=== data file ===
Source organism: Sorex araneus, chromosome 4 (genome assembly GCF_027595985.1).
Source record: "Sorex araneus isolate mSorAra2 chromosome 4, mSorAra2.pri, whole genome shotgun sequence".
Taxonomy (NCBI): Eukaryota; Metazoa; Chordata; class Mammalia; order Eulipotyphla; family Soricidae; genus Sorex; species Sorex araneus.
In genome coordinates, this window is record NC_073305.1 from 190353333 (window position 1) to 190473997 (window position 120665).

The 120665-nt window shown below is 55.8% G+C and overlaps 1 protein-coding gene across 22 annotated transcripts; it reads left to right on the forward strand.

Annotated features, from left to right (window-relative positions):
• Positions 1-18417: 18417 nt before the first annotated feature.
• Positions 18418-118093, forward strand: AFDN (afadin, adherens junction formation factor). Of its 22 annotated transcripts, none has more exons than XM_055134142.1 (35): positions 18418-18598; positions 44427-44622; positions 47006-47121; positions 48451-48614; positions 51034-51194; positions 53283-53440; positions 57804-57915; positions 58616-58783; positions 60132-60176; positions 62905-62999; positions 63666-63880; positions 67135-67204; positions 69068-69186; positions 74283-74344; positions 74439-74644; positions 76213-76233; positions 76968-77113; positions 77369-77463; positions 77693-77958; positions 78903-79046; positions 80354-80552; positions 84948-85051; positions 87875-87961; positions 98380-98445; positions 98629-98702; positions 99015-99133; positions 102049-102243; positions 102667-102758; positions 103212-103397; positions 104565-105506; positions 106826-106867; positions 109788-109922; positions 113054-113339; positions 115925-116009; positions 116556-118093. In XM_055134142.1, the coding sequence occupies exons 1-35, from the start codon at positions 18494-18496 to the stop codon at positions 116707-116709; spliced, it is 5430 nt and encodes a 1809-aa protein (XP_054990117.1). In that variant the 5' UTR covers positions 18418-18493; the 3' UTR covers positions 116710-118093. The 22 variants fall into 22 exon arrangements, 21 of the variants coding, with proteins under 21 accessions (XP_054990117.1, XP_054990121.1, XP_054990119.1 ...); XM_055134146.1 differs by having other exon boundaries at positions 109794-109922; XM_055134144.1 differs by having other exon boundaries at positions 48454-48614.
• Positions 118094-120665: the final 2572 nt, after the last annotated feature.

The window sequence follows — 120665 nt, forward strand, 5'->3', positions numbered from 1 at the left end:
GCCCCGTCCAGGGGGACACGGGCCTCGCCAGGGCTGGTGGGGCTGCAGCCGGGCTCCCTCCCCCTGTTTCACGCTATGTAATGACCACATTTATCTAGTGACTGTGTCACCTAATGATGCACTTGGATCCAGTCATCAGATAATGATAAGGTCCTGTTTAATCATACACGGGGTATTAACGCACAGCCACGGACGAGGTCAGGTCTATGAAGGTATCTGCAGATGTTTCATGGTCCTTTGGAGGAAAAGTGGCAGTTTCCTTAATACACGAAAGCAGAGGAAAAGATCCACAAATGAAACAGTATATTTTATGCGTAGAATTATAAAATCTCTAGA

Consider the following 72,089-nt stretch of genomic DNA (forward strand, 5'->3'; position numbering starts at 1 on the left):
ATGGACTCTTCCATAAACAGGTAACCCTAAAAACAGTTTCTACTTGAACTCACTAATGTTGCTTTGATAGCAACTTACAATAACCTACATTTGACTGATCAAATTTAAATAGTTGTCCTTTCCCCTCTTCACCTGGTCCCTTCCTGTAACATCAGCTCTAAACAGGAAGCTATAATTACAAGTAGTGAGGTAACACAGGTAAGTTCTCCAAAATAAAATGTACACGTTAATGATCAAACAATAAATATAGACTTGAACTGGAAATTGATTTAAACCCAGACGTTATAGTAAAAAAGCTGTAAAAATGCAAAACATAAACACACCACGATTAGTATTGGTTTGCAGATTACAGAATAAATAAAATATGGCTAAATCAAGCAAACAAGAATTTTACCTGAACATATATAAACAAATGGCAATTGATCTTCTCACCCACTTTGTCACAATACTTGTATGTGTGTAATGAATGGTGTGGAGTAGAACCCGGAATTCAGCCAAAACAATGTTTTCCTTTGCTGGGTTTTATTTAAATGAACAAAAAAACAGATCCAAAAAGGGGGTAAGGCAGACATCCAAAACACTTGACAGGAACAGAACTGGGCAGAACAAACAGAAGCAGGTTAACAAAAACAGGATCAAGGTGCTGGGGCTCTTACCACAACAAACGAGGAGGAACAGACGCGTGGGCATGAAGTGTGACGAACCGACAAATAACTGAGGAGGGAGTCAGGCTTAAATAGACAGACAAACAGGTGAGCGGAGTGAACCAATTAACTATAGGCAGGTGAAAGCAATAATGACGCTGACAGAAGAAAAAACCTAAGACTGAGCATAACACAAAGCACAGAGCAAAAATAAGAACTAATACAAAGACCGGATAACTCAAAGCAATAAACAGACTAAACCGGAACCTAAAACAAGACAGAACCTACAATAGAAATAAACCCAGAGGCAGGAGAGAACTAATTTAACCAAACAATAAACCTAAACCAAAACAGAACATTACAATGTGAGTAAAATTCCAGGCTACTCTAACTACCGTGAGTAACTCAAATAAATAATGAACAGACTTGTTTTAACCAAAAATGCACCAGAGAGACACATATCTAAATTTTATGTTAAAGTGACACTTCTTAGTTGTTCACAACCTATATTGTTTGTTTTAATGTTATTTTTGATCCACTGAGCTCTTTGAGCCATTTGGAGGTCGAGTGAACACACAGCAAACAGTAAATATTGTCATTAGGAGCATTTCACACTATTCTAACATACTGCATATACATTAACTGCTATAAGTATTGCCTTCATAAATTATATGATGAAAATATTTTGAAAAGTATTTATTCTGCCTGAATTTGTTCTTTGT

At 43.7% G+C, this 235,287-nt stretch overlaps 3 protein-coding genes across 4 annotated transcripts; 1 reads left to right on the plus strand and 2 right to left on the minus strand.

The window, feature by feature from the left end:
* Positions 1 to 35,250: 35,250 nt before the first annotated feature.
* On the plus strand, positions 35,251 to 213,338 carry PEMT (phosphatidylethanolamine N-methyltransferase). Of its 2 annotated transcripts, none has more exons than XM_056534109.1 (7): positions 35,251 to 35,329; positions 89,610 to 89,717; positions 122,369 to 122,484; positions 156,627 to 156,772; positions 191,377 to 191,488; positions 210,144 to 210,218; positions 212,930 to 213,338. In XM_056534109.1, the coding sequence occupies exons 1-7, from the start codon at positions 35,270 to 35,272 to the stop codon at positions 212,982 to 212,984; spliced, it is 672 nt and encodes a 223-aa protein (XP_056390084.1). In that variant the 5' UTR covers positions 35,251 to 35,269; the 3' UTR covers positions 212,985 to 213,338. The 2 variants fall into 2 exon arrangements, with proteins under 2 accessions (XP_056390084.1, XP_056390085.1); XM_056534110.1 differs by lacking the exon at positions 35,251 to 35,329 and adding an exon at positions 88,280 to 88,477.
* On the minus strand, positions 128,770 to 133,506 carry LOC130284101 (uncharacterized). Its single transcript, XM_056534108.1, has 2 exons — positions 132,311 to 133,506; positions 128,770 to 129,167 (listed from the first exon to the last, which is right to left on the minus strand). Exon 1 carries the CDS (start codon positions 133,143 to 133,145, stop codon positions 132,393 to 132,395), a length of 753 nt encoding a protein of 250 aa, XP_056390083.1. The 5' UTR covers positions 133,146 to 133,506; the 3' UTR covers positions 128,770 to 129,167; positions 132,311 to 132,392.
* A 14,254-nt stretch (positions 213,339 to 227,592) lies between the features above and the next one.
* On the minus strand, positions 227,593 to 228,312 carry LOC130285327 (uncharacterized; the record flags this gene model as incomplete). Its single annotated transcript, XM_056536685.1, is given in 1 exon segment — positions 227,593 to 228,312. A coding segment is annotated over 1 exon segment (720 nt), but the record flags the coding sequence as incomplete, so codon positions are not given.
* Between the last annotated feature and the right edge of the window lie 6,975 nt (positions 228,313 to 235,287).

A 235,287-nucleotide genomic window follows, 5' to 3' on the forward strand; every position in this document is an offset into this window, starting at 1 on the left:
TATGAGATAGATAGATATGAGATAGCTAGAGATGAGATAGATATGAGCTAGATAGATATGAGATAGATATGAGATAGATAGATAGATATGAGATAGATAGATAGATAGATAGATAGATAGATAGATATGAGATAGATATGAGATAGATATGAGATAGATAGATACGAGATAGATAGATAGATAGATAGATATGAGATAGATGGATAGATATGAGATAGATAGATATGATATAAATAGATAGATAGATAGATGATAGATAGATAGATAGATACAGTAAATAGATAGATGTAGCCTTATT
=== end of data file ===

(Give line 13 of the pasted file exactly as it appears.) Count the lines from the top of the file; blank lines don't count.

ATGGACTCTTCCATAAACAGGTAACCCTAAAAACAGTTTCTACTTGAACTCACTAATGTTGCTTTGATAGCAACTTACAATAACCTACATTTGACTGATCAAATTTAAATAGTTGTCCTTTCCCCTCTTCACCTGGTCCCTTCCTGTAACATCAGCTCTAAACAGGAAGCTATAATTACAAGTAGTGAGGTAACACAGGTAAGTTCTCCAAAATAAAATGTACACGTTAATGATCAAACAATAAATATAGACTTGAACTGGAAATTGATTTAAACCCAGACGTTATAGTAAAAAAGCTGTAAAAATGCAAAACATAAACACACCACGATTAGTATTGGTTTGCAGATTACAGAATAAATAAAATATGGCTAAATCAAGCAAACAAGAATTTTACCTGAACATATATAAACAAATGGCAATTGATCTTCTCACCCACTTTGTCACAATACTTGTATGTGTGTAATGAATGGTGTGGAGTAGAACCCGGAATTCAGCCAAAACAATGTTTTCCTTTGCTGGGTTTTATTTAAATGAACAAAAAAACAGATCCAAAAAGGGGGTAAGGCAGACATCCAAAACACTTGACAGGAACAGAACTGGGCAGAACAAACAGAAGCAGGTTAACAAAAACAGGATCAAGGTGCTGGGGCTCTTACCACAACAAACGAGGAGGAACAGACGCGTGGGCATGAAGTGTGACGAACCGACAAATAACTGAGGAGGGAGTCAGGCTTAAATAGACAGACAAACAGGTGAGCGGAGTGAACCAATTAACTATAGGCAGGTGAAAGCAATAATGACGCTGACAGAAGAAAAAACCTAAGACTGAGCATAACACAAAGCACAGAGCAAAAATAAGAACTAATACAAAGACCGGATAACTCAAAGCAATAAACAGACTAAACCGGAACCTAAAACAAGACAGAACCTACAATAGAAATAAACCCAGAGGCAGGAGAGAACTAATTTAACCAAACAATAAACCTAAACCAAAACAGAACATTACAATGTGAGTAAAATTCCAGGCTACTCTAACTACCGTGAGTAACTCAAATAAATAATGAACAGACTTGTTTTAACCAAAAATGCACCAGAGAGACACATATCTAAATTTTATGTTAAAGTGACACTTCTTAGTTGTTCACAACCTATATTGTTTGTTTTAATGTTATTTTTGATCCACTGAGCTCTTTGAGCCATTTGGAGGTCGAGTGAACACACAGCAAACAGTAAATATTGTCATTAGGAGCATTTCACACTATTCTAACATACTGCATATACATTAACTGCTATAAGTATTGCCTTCATAAATTATATGATGAAAATATTTTGAAAAGTATTTATTCTGCCTGAATTTGTTCTTTGT